[Ashley Agan MD]
Awesome, thank you. Reach out to Scott. Let him know how this podcast landed for you. Reach out to Gopi and I and let us know what you thought and what other material you might want to hear. Thank you for stopping by the podcast today. Please subscribe, rate and share us with your friends. Until next time, it's a wrap. Bye-bye, everybody. Thanks.

Podcast Participants

Dr. Scott Fortune

Dr. Scott Fortune is a practicing physician with Allergy & ENT Associates in Nashville, Tennesee.

Dr. Gopi Shah

Host Dr. Gopi Shah is a practicing ENT at UT Southwestern Medical Center in Dallas, TX.

Dr. Ashley Agan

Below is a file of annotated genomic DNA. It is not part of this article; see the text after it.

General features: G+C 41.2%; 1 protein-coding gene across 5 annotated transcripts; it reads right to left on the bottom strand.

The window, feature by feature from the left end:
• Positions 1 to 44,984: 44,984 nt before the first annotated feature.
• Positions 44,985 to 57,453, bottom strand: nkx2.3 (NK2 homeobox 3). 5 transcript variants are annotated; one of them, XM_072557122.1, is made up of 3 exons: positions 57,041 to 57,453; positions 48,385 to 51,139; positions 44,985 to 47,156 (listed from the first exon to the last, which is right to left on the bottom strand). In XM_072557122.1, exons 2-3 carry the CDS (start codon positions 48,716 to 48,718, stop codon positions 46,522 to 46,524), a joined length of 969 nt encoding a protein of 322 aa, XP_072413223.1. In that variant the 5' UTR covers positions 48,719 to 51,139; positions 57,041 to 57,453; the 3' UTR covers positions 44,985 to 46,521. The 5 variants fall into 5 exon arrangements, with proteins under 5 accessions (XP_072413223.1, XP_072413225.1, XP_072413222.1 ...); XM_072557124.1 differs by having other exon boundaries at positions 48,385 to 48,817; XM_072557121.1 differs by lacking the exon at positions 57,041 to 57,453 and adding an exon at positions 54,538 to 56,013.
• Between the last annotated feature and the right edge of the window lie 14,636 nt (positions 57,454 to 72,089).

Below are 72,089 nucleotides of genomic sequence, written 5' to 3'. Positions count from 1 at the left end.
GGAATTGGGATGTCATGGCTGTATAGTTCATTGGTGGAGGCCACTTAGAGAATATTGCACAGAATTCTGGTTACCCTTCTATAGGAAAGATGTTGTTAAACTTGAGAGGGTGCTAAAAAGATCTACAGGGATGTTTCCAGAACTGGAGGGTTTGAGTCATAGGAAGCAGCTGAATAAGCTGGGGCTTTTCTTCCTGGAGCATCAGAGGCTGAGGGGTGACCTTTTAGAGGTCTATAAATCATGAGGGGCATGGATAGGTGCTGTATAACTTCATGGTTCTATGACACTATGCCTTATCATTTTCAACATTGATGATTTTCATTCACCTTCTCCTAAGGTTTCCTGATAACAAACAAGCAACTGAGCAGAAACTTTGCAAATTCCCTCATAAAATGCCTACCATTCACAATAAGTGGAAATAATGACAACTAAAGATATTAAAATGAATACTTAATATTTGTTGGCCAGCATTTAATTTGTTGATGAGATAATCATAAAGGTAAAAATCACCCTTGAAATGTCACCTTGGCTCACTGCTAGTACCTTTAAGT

Co-host Dr. Ashley Agan is a practicing ENT and assistant professor at UT Southwestern Medical Center in Dallas, TX.

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Medical Disclaimer

The Materials available on BackTable.com are for informational and educational purposes only and are not a substitute for the professional judgment of a healthcare professional in diagnosing and treating patients. The opinions expressed by participants of the BackTable ENT Podcast belong solely to the participants, and do not necessarily reflect the views of BackTable.